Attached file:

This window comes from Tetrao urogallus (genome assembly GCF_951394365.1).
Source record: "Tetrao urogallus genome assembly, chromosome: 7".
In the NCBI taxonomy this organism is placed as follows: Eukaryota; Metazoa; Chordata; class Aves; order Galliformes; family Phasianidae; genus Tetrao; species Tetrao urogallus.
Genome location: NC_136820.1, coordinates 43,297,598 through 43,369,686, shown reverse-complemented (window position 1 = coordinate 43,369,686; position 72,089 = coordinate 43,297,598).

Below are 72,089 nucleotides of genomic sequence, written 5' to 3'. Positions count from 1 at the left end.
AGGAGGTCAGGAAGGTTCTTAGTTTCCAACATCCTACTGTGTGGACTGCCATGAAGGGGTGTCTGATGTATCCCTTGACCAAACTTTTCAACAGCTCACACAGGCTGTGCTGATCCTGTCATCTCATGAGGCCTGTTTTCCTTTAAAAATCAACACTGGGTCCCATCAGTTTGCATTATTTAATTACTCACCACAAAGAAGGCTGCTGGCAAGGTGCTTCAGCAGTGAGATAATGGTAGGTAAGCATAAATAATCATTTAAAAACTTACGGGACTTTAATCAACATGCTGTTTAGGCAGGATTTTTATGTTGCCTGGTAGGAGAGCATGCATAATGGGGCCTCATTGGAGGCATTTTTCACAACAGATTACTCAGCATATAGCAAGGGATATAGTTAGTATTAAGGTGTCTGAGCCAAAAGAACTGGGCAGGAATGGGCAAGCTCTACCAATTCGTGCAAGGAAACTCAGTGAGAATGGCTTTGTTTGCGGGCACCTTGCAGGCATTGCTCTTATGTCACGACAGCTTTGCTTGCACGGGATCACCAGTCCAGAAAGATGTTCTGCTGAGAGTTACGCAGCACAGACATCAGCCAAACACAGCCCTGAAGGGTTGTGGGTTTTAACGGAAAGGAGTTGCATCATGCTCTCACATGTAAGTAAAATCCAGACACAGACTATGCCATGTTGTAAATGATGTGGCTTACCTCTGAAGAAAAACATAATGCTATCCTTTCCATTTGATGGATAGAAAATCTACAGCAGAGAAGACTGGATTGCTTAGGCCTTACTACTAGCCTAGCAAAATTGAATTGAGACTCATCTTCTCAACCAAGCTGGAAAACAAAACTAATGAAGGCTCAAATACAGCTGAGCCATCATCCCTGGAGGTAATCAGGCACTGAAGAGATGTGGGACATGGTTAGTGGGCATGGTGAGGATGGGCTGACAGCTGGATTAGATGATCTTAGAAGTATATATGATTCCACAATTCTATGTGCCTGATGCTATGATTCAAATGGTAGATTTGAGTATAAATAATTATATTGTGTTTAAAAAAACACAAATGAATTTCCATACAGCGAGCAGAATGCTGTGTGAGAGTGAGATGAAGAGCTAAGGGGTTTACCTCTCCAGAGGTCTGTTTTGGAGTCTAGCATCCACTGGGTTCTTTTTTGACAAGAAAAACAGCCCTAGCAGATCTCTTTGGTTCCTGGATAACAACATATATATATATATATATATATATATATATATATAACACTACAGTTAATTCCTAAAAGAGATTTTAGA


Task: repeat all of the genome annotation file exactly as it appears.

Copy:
This window comes from Tetrao urogallus (genome assembly GCF_951394365.1).
Source record: "Tetrao urogallus genome assembly, chromosome: 7".
In the NCBI taxonomy this organism is placed as follows: Eukaryota; Metazoa; Chordata; class Aves; order Galliformes; family Phasianidae; genus Tetrao; species Tetrao urogallus.
Genome location: NC_136820.1, coordinates 43,297,598 through 43,369,686, shown reverse-complemented (window position 1 = coordinate 43,369,686; position 72,089 = coordinate 43,297,598).

Below are 72,089 nucleotides of genomic sequence, written 5' to 3'. Positions count from 1 at the left end.
AGGAGGTCAGGAAGGTTCTTAGTTTCCAACATCCTACTGTGTGGACTGCCATGAAGGGGTGTCTGATGTATCCCTTGACCAAACTTTTCAACAGCTCACACAGGCTGTGCTGATCCTGTCATCTCATGAGGCCTGTTTTCCTTTAAAAATCAACACTGGGTCCCATCAGTTTGCATTATTTAATTACTCACCACAAAGAAGGCTGCTGGCAAGGTGCTTCAGCAGTGAGATAATGGTAGGTAAGCATAAATAATCATTTAAAAACTTACGGGACTTTAATCAACATGCTGTTTAGGCAGGATTTTTATGTTGCCTGGTAGGAGAGCATGCATAATGGGGCCTCATTGGAGGCATTTTTCACAACAGATTACTCAGCATATAGCAAGGGATATAGTTAGTATTAAGGTGTCTGAGCCAAAAGAACTGGGCAGGAATGGGCAAGCTCTACCAATTCGTGCAAGGAAACTCAGTGAGAATGGCTTTGTTTGCGGGCACCTTGCAGGCATTGCTCTTATGTCACGACAGCTTTGCTTGCACGGGATCACCAGTCCAGAAAGATGTTCTGCTGAGAGTTACGCAGCACAGACATCAGCCAAACACAGCCCTGAAGGGTTGTGGGTTTTAACGGAAAGGAGTTGCATCATGCTCTCACATGTAAGTAAAATCCAGACACAGACTATGCCATGTTGTAAATGATGTGGCTTACCTCTGAAGAAAAACATAATGCTATCCTTTCCATTTGATGGATAGAAAATCTACAGCAGAGAAGACTGGATTGCTTAGGCCTTACTACTAGCCTAGCAAAATTGAATTGAGACTCATCTTCTCAACCAAGCTGGAAAACAAAACTAATGAAGGCTCAAATACAGCTGAGCCATCATCCCTGGAGGTAATCAGGCACTGAAGAGATGTGGGACATGGTTAGTGGGCATGGTGAGGATGGGCTGACAGCTGGATTAGATGATCTTAGAAGTATATATGATTCCACAATTCTATGTGCCTGATGCTATGATTCAAATGGTAGATTTGAGTATAAATAATTATATTGTGTTTAAAAAAACACAAATGAATTTCCATACAGCGAGCAGAATGCTGTGTGAGAGTGAGATGAAGAGCTAAGGGGTTTACCTCTCCAGAGGTCTGTTTTGGAGTCTAGCATCCACTGGGTTCTTTTTTGACAAGAAAAACAGCCCTAGCAGATCTCTTTGGTTCCTGGATAACAACATATATATATATATATATATATATATATATATATAACACTACAGTTAATTCCTAAAAGAGATTTTAGA